DIRECTOR: Alexandre Aja

CAST: Mélanie Laurent, Mathieu Amalric, Malik Zidi, Marc Saez, Laura Boujenah, Eric Herson-Macarel

RUNNING TIME: 100 mins


BASICALLY…: A woman (Laurent) mysteriously wakes up in a cryogenic chamber which is slowly running out of air…



The thought of being trapped in a small, barely functionable space with limited supplies to ensure survival is enough to trigger the fears of any claustrophobics out there who may be reading this (and to those people, I can only apologise). Imagine, then, what watching a film like Oxygen could do to their overall mental well-being, because I personally do not suffer from claustrophobia and even I was finding it difficult to breathe during certain parts.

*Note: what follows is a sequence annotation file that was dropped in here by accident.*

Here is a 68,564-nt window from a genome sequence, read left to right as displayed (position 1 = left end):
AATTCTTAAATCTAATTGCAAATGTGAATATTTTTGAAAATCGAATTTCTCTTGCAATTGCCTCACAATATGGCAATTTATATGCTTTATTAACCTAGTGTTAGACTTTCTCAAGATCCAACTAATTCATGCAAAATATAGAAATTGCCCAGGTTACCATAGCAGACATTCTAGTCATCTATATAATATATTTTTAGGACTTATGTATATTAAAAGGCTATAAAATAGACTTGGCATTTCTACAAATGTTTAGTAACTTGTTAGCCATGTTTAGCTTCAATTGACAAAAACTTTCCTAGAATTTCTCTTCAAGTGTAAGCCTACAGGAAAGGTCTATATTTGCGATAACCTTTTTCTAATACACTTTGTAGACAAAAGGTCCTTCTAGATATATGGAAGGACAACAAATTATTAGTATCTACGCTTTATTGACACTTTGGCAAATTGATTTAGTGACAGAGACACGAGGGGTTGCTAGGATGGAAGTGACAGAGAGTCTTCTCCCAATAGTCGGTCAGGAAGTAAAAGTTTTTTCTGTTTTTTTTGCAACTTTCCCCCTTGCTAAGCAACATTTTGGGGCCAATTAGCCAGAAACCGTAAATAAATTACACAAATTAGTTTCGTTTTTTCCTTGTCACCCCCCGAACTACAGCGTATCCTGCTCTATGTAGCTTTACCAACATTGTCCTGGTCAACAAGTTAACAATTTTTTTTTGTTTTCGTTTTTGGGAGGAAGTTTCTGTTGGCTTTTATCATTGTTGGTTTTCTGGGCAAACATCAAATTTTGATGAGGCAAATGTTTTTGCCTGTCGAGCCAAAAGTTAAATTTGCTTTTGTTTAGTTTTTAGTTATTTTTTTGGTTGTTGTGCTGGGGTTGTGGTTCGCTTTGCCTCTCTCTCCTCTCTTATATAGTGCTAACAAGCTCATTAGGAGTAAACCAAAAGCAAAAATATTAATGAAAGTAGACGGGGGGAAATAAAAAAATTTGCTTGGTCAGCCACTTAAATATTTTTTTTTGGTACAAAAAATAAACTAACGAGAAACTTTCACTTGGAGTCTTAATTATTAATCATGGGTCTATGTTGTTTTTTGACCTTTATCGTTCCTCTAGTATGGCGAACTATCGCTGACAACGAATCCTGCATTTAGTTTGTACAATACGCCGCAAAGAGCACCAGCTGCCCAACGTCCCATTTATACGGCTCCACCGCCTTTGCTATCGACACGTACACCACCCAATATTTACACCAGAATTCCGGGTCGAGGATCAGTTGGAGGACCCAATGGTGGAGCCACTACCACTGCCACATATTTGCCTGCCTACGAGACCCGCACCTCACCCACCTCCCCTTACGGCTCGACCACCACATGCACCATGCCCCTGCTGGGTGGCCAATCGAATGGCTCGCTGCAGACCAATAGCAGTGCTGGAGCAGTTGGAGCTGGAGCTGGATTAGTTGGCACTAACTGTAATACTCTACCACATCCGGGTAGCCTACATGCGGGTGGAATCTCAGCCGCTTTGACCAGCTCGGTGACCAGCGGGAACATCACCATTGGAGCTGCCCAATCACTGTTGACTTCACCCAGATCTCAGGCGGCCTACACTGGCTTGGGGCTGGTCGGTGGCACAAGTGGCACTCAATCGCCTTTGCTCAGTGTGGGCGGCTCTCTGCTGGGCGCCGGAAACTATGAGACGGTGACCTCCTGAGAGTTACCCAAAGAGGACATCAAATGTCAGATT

The effective sci-fi thriller from director Alexandre Aja – best known for horror-based entries like Crawl, Piranha 3D and the 2006 remake of The Hills Have Eyes – falls into a similar category as other outings featuring characters trapped in impossible-to-escape situations like Buried (in which Ryan Reynolds is trapped in an underground coffin), Phone Booth (Colin Farrell held hostage in the titular location), and Devil (four people stuck in an increasingly silly supernatural whodunnit overseen by producer M. Night Shyamalan… and a lift). Like most of those, Oxygen primarily takes place in a singular location with one primary actor on-screen at practically all times, and both the actor and the filmmaker make as much use of what few props they have at their disposal to carry a highly intense survival movie that just about works, despite a couple of nags.